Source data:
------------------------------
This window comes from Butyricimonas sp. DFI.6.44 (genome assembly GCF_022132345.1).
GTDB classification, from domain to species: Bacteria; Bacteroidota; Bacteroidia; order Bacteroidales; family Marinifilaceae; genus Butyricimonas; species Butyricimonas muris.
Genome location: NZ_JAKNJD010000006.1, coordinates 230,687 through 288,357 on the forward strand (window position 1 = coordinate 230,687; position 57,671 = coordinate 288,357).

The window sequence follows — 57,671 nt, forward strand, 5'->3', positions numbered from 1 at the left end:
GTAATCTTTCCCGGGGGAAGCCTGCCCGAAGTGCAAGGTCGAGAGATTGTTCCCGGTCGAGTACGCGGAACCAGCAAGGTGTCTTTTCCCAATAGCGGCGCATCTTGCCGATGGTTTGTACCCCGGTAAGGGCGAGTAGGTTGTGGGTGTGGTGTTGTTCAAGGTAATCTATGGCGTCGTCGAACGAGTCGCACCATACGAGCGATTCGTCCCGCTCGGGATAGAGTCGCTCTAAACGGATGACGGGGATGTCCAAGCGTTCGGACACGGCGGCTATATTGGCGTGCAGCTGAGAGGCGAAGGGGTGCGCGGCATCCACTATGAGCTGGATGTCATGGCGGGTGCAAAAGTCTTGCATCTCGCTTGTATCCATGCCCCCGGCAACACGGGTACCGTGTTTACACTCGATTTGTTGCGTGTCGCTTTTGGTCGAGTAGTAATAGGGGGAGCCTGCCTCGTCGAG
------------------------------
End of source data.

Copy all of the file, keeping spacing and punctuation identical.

This window comes from Butyricimonas sp. DFI.6.44 (genome assembly GCF_022132345.1).
GTDB classification, from domain to species: Bacteria; Bacteroidota; Bacteroidia; order Bacteroidales; family Marinifilaceae; genus Butyricimonas; species Butyricimonas muris.
Genome location: NZ_JAKNJD010000006.1, coordinates 230,687 through 288,357 on the forward strand (window position 1 = coordinate 230,687; position 57,671 = coordinate 288,357).

The window sequence follows — 57,671 nt, forward strand, 5'->3', positions numbered from 1 at the left end:
GTAATCTTTCCCGGGGGAAGCCTGCCCGAAGTGCAAGGTCGAGAGATTGTTCCCGGTCGAGTACGCGGAACCAGCAAGGTGTCTTTTCCCAATAGCGGCGCATCTTGCCGATGGTTTGTACCCCGGTAAGGGCGAGTAGGTTGTGGGTGTGGTGTTGTTCAAGGTAATCTATGGCGTCGTCGAACGAGTCGCACCATACGAGCGATTCGTCCCGCTCGGGATAGAGTCGCTCTAAACGGATGACGGGGATGTCCAAGCGTTCGGACACGGCGGCTATATTGGCGTGCAGCTGAGAGGCGAAGGGGTGCGCGGCATCCACTATGAGCTGGATGTCATGGCGGGTGCAAAAGTCTTGCATCTCGCTTGTATCCATGCCCCCGGCAACACGGGTACCGTGTTTACACTCGATTTGTTGCGTGTCGCTTTTGGTCGAGTAGTAATAGGGGGAGCCTGCCTCGTCGAG